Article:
Michigan consumer sentiment posts big decline

The University of Michigan’s consumer sentiment index posted a significantly larger-than-expected decline in early July, falling to 66.5 from 76.0 in June. Five-year inflation expectations picked up to 2.9% from 2.8%.


Consumer sentiment gave back in early July about half the improvement seen since the late 2008/early 2009 lows, although the impact of European and double-dip fears on sentiment was already reflected in the more comprehensive Conference Board consumer confidence report for June. We do not believe that consumer confidence is an important or direct driver of consumer spending (a view supported by both confidence/spending trends in the last two recoveries and academic studies on the relationship between sentiment and spending) but this report has had a significant negative impact on equity prices this morning and it is perhaps worth nothing that to the extent that this report is a rehash of the Conference Board release from June 29th, equity prices already declined 3.1% on the day of that earlier release. This report also does not provide ammunition for deflation case given that medium-term inflation expectations rose in early July and remain in the middle of the range that has prevailed over the last ten years.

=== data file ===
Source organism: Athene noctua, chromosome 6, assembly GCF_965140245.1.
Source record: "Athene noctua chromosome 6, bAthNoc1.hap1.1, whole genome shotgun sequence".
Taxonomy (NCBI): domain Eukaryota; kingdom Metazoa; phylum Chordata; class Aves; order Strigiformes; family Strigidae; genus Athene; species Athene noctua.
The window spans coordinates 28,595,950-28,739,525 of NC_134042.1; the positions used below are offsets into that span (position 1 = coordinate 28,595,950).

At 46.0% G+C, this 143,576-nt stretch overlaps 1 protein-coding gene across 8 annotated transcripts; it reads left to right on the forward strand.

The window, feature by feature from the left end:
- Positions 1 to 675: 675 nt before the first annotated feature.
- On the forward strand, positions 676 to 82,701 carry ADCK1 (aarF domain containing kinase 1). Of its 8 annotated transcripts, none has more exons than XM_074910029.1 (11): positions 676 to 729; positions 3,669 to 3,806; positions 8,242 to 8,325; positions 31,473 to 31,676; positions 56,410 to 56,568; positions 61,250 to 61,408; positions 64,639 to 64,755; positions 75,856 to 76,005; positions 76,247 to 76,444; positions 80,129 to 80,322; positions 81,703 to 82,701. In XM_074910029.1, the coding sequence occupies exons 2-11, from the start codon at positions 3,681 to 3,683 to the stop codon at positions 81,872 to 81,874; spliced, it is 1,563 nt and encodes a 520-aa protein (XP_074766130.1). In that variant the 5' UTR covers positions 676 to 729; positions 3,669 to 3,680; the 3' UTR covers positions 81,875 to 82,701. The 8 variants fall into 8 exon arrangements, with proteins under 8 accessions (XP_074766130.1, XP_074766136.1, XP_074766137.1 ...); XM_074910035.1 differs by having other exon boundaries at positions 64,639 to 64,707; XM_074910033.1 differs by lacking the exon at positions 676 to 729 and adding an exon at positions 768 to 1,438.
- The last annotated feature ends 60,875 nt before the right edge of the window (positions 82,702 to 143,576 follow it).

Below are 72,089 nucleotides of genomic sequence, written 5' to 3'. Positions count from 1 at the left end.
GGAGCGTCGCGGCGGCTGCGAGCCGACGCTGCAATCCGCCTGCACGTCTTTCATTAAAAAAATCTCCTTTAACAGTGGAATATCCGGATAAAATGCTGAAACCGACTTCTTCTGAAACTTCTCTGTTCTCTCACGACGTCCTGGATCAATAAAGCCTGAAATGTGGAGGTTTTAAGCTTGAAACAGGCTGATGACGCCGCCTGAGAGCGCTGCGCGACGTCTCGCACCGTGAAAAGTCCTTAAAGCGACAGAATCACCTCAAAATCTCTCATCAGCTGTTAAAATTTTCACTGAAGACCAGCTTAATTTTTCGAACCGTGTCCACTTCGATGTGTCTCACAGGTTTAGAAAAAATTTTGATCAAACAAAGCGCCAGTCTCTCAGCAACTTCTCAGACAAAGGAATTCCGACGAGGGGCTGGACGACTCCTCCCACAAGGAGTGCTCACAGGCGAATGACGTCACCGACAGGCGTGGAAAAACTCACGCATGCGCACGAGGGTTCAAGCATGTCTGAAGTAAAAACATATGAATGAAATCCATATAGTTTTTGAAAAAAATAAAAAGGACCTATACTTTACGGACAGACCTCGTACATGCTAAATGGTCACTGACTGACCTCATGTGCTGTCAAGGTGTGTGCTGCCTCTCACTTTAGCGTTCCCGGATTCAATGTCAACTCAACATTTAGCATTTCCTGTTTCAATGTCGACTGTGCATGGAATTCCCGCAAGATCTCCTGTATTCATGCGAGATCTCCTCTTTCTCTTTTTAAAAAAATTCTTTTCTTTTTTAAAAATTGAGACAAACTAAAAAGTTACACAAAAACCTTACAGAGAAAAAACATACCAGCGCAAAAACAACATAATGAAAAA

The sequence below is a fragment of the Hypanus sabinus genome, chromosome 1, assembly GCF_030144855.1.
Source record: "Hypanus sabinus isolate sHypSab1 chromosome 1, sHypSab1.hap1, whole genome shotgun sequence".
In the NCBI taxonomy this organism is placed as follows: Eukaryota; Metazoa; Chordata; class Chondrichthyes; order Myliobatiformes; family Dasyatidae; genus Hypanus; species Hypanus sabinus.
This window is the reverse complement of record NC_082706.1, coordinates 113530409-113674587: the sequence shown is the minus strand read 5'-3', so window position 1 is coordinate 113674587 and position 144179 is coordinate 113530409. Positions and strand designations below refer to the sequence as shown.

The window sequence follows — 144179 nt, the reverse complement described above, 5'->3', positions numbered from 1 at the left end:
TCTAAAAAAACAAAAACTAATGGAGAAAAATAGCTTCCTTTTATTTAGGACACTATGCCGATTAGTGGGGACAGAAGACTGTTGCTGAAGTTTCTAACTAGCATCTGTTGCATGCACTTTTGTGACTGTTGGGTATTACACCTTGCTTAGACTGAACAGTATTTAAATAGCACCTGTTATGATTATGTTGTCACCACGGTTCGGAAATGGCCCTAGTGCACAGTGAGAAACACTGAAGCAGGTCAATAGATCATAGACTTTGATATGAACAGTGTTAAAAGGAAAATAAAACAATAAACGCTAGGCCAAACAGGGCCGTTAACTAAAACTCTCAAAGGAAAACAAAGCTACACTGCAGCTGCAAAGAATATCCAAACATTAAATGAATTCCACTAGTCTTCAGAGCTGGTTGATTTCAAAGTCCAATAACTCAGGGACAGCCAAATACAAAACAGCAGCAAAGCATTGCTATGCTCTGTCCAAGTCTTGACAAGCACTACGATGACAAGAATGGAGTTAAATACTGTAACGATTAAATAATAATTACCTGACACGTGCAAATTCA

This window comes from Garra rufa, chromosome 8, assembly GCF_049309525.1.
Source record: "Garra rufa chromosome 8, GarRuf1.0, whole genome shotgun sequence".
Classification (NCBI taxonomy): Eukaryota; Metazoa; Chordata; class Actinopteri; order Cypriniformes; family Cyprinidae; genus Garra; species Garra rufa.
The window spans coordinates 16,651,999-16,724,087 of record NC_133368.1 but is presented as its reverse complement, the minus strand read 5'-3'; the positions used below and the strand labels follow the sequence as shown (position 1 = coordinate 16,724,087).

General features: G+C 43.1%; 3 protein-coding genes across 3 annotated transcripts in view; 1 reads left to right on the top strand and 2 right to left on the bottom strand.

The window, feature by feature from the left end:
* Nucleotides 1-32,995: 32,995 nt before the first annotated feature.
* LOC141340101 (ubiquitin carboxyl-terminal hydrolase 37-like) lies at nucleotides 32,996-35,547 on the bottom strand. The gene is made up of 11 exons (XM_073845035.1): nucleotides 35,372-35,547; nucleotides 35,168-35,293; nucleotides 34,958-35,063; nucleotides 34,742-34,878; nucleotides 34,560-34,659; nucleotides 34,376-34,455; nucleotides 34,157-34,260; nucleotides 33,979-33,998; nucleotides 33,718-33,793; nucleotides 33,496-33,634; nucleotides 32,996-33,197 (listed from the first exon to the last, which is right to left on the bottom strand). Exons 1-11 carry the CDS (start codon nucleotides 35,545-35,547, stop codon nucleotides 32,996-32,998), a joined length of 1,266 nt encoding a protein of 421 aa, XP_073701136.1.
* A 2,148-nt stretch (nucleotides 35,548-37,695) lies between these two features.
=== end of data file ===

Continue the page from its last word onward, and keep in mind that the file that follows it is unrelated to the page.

Source RDQ


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